DEV Community


JavaScript: dot dot dot by example

Thomas Graf
{...❤}, Likes sport and coding. Organizer of Tü.λ
・3 min read

Do you know all use cases for the three dots in JavaScript?

Little History:

First, they added this syntax for arrays and parameters in ES6 (spread and rest elements).
In 2018, they added it for objects (spread and rest properties).

And all features share the same syntax


That can be pretty confusing if you see that syntax for the first time.
This post is a collection of examples how you can use them in your code.

Let's start with: Spread Elements

Want to copy all elements from an array to another array?
Use ... (spread elements) to shallow(!) copy an array.

const fruits = ["apple", "banana", "coconut"];
const fruitsCopied = [...fruits];
// fruitsCopied: ["apple", "banana", "coconut"]

You can adds another element on the fly.

const fruits = ["apple", "banana", "coconut"];
const moreFruits = [...fruits, "pear"];
// moreFruits: ["apple", "banana", "coconut", "pear"]

Let's imagine that we have this stupid print function.
With ... we can simply spread elements of an array as arguments to a function.

const print = (first, second, third) => console.log(`first: "${first}" second: "${second}" third: "${third}"`);

const fruits = ["apple", "banana", "coconut"];
// first: "apple" second: "banana" third: "coconut"

We can also spread an array of numbers into the Math.max method. Isn't that neat?

const numbers = [1, 5, 23, -5, 2, 42];

Next: Rest Elements

Want to split an array into head and tail?
Here we are destructuing an array and use ... (rest element) to collect all elements which are not already picked by the destructuring pattern into tail.

const [head, ...tail] = [1, 2, 3];
// head: 1
// tail: [2, 3]

Before, we already used ... to spread elements as arguments to a function on the call-site. Now we use ... (rest parameter) to collect all passed parameter into args.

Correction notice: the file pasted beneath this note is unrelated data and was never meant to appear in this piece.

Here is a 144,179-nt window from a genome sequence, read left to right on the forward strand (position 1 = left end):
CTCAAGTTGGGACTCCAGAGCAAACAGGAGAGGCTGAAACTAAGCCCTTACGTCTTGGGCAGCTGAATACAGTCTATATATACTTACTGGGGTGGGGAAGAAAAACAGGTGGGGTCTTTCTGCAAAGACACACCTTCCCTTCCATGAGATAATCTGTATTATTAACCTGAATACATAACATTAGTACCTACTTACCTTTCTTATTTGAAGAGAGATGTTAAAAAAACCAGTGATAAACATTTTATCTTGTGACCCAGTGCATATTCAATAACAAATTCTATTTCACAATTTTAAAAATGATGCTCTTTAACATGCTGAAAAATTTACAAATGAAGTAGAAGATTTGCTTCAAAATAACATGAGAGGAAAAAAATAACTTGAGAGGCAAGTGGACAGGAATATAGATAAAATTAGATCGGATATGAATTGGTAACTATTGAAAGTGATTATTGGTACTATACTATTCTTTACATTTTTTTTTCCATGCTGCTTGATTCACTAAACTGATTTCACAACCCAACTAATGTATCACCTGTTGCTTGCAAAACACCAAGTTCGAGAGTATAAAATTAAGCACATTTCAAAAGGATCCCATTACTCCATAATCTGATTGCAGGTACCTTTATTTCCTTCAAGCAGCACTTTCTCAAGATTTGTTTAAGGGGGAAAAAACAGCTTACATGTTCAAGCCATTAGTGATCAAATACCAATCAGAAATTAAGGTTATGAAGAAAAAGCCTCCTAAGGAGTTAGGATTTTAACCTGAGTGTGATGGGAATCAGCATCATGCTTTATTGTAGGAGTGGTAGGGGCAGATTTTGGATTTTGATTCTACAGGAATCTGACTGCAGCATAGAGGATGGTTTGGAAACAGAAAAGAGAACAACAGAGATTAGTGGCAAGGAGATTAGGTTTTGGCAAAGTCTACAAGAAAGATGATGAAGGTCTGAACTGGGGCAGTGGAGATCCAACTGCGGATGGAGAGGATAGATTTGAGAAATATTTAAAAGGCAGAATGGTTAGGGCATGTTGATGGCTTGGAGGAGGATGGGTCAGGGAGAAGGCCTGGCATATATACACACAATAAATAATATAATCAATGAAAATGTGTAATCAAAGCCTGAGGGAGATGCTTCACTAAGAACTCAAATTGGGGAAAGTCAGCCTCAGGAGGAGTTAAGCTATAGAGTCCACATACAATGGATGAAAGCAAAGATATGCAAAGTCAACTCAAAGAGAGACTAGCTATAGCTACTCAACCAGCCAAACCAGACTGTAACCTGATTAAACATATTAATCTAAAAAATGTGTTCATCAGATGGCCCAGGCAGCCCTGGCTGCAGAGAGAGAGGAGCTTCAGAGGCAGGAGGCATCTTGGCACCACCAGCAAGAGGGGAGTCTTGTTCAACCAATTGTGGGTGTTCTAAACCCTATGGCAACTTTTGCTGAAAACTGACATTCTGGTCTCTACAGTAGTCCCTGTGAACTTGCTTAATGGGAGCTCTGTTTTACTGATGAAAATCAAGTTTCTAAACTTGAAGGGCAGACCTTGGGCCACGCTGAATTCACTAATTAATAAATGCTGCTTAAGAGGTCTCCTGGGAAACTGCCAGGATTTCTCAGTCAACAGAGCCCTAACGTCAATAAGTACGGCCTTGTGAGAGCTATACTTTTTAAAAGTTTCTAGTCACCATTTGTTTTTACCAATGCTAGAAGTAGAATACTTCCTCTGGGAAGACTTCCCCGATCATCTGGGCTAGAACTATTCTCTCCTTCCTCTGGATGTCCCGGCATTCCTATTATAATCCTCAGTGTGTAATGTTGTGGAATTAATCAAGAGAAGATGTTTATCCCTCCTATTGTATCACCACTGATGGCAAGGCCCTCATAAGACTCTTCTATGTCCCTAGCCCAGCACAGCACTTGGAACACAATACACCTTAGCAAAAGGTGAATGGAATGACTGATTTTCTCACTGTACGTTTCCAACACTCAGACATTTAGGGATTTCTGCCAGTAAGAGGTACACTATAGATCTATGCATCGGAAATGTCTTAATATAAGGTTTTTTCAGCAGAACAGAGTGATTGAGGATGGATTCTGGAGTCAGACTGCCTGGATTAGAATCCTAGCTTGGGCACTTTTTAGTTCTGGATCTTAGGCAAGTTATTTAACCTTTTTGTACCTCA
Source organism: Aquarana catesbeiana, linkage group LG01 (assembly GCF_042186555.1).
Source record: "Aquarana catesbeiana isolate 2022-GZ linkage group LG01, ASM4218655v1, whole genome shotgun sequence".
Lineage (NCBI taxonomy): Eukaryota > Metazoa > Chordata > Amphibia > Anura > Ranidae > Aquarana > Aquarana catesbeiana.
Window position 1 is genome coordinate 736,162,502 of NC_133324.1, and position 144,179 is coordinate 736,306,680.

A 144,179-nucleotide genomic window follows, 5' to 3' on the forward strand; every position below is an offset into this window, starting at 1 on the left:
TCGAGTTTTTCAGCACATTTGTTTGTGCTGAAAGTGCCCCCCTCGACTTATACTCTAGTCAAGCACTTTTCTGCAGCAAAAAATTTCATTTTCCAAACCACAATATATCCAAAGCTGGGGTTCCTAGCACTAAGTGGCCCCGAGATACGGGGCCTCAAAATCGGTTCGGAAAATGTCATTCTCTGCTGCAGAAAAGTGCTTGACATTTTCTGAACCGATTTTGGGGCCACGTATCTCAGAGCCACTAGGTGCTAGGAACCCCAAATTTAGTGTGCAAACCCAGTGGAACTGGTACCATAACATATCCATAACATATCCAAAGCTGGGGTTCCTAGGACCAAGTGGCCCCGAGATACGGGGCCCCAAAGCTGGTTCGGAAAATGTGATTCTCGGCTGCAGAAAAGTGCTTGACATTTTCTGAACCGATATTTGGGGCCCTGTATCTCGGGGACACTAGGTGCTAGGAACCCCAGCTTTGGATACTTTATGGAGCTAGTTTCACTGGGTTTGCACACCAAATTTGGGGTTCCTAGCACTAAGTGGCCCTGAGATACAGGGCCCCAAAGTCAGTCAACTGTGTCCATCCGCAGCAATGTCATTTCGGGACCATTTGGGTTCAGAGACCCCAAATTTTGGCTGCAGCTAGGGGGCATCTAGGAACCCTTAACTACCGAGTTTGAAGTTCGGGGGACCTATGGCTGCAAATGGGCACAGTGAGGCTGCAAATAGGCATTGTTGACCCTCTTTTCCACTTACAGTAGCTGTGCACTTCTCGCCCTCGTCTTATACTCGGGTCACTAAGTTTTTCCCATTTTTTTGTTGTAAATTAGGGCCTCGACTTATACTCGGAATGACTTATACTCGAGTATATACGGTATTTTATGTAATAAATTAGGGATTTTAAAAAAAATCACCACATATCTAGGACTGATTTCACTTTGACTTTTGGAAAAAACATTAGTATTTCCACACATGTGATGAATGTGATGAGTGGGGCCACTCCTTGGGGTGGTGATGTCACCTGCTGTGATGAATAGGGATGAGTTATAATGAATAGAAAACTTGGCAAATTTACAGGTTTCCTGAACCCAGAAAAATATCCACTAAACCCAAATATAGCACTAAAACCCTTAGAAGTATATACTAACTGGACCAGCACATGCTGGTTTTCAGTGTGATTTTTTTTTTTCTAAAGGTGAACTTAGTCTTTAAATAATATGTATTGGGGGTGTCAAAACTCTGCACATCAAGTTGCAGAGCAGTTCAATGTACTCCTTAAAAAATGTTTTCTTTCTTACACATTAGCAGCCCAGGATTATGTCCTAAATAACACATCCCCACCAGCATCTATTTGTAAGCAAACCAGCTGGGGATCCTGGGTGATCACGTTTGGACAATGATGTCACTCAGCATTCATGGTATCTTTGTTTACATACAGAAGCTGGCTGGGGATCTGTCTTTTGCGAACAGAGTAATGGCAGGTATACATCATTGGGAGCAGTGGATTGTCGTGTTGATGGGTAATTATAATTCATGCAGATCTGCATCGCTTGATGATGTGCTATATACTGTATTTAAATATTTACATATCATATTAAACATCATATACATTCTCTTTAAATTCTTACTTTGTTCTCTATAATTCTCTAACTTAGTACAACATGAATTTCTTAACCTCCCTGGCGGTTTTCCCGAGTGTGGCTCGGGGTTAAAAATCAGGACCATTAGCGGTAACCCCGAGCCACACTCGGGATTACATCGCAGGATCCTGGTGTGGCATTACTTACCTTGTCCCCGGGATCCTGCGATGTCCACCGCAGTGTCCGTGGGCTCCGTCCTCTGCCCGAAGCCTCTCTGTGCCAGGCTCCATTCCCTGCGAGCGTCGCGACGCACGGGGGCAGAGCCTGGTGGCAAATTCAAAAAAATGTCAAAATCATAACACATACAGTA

function getNumberOfPassedArguments(...args) {
    return args.length;

getNumberOfPassedArguments("apple", "banana", "coconut");
// 3

Do you know compose from Ramda or Underscore? Look how short the implementation is:

const compose = (...fns) => x => fns.reduceRight((acc, cur) => cur(acc), x);

const fivePercentDiscount = price => price * 0.95;
const germanTax = price => price * 1.19;

const getProductPrice = compose(germanTax, fivePercentDiscount);

Let's get to objects. Here we can do pretty much the same: Spread Properties

With ... (spread properties) we can shallow copy all (own enumerable) properties (key and value) of an object.

const person = {name: "Thomas", age: 28};
const copiedPerson = {...person};

We can spread the properties and immediately overwrite properties during creation.

const thomas = {name: "Thomas", age: 28};
const peter = {...thomas, name: "Peter"};

We can overwrite an arbitrary number of properties if we already defined some properties and then spread properties of another object.

function initConfig(overwrites) {
    const defaults = {useSSL: true /*,  ... */};
    return {...defaults, ...overwrites};

Want to have optinal properties on an object, but don't want to mutate the object after creation?
Here are to ways:

const shouldAddB = true;
let obj1 = {a:1, ...(shouldAddB && {b:2})};
// or
let obj2 = {a:1, ...(shouldAddB ? {b:2} : {})};

Rest Properties

We can also use ... (rest properties) to copy a subset of properties into an object. In the destructuring pattern we list the properties, which we don't want to have in the new object, and collect the remaining properties with the ... rest properties into personWithoutAge.

const {age, ...personWithoutAge} = {name: "Thomas", age: 28, country: "Germany"};
// personWithoutAge: {name: "Thomas", country: "Germany"}

Which one do you use in your code and do you have more use cases? Please let us know!

Discussion (0)